The coming of the lawless one
will be in accordance with the work of Satan displayed in all kinds of
counterfeit miracles, signs and wonders, and in every sort of evil that
deceives those who are perishing. They perish because they refused
to love the truth and so be saved. For this reason God sends them
a powerful delusion so that they will believe the lie and so that all will
be condemned who have not believed the truth but have delighted in wickedness.
But we ought always to thank God for you, brothers loved by the Lord,
because from the beginning God chose you to be saved through the sanctifying
work of the Spirit and through belief in the truth. (NIV)
Telling the truth is a matter of submission
to God's will. Those seeking the truth discover God's kingdom, and
contrary to popular opinion, truth can be discovered.
To the Jews who had believed
him, Jesus said, "If you hold to my teaching, you are really my disciples.
Then you will know the truth, and the truth will set you free." (NIV)
The truth effectively works in those who
truly believe. Paul writes,
"And we also thank God continually because, when you received the word
of God, which you heard from us, you accepted it not as the word of men,
but as it actually is, the word of God, which is at work in you who
believe" (1 Thessalonians 2:13 NIV).
Truth effectively works in you when it
creates a character of integrity. A person of integrity seeks to use
the truth to eliminate error and falsehood. "To love integrity means to
use truth to eliminate error and falsehood from the world . . .To love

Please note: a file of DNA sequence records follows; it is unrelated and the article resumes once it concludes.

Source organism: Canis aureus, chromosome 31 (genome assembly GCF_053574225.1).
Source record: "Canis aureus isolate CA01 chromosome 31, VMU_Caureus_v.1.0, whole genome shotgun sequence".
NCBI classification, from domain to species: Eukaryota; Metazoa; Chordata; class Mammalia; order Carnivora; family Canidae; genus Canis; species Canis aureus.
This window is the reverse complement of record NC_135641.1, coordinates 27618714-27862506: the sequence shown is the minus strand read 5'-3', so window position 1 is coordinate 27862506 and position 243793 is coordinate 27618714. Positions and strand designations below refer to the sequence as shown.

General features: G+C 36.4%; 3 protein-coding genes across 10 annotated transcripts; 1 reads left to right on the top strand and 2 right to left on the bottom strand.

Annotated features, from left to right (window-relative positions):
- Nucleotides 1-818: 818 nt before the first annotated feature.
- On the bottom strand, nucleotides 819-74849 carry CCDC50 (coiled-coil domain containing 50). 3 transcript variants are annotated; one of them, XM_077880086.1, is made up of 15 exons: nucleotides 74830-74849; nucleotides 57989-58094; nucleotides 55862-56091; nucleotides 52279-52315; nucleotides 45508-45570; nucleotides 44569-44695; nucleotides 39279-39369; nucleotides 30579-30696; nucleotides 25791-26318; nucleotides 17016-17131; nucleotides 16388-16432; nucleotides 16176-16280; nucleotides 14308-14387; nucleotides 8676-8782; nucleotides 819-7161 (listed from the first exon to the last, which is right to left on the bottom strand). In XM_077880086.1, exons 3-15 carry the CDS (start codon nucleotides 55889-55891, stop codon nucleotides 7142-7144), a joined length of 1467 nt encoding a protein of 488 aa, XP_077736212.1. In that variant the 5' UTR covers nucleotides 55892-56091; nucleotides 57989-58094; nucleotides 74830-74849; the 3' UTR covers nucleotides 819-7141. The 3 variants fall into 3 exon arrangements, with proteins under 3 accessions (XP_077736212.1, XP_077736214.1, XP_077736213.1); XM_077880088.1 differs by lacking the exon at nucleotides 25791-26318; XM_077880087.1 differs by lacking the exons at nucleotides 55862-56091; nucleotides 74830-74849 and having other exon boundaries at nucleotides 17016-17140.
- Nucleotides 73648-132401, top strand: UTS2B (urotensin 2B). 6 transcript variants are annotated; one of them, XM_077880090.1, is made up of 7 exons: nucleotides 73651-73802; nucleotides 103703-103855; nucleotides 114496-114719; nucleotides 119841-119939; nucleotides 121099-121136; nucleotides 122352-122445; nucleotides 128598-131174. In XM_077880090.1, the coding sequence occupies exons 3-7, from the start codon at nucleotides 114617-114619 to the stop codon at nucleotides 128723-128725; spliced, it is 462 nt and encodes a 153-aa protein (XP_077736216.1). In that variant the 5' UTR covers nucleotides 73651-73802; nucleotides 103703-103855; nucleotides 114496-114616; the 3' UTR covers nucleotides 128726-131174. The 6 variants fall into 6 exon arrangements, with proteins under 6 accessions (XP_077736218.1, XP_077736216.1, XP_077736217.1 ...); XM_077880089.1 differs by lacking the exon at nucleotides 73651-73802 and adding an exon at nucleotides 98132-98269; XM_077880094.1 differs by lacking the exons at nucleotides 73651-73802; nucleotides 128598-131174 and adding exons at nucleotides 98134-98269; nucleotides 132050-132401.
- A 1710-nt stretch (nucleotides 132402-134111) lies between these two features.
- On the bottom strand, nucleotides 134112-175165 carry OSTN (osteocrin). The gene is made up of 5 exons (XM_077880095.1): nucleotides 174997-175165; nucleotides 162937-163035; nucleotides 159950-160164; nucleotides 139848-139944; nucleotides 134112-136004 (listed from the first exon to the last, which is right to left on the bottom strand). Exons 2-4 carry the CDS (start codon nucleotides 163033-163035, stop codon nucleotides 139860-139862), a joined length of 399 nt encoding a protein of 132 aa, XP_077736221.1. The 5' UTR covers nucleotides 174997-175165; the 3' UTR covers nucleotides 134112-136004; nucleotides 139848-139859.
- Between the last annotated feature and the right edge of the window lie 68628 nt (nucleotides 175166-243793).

truth is to be truthful in such a way that people will learn to trust us
. . .To love others is to use truth to serve them and not ourselves." ("To
be perfectly honest . . ." (Calvin Miller. Moody, Mar 1987. Pages 16-19.)
A boy, 12 years old, was the important witness
in a lawsuit. One of the lawyers, after questioning him severely, asked,
"Your father has been telling you how to testify, hasn't he?" "Yes," said
the boy. "Now," pursued the lawyer, "just tell us how your father told
you to testify." "Well," replied the boy modestly, "Father told me the
lawyers would try to tangle me in my testimony; but if I would just be
careful and tell the truth, I could say the same thing every time."
A truthful witness gives honest
testimony, but a false witness tells lies. Reckless words pierce like a
sword, but the tongue of the wise brings healing. Truthful lips endure
forever, but a lying tongue lasts only a moment. There is deceit in the
hearts of those who plot evil, but joy for those who promote peace. No
harm befalls the righteous, but the wicked have their fill of trouble.
The LORD detests lying lips, but he delights in men who are truthful. (NIV)
We are told to be honest with each other.
Paul writes, "Therefore each of you must put off falsehood and speak
truthfully to his neighbor, for we are all members of one body." (Ephesians
We lie to avoid the consequences of our wrongdoing
or to promote our personal interests. We sometimes lie just to get people's
attention. We may use flattery spoken to manipulate others.
A lying tongue hates those
it hurts, and a flattering mouth works ruin. (NIV)
We may circumvent the truth through
deception. We see deception everywhere: in the businessman who
carefully massages the fine print to hide the real commitment of the contract,
the preacher who uses Scripture to manipulate his congregation, and the
politician who uses statistics selectively to "prove" his point. The Bible
says deceit is the sign of a wicked heart (Proverbs 12:20).
One way we circumvent truth is by exaggeration.
It was said of one lady, "She's just about truthful. She doesn't lie about
anything except her weight, her age, and her husband's annual earnings."
The story is told of a woman who once said
to a famous evangelist, "I'm deeply troubled over a problem that I know
is hurting my testimony. It's the practice of exaggeration. I start to
tell something, and then go on and enlarge the story until it's all distorted.
People know that what I say is not true, and lose confidence in me. I wonder
if you can help me?" The preacher looked at her and said, "Let's talk to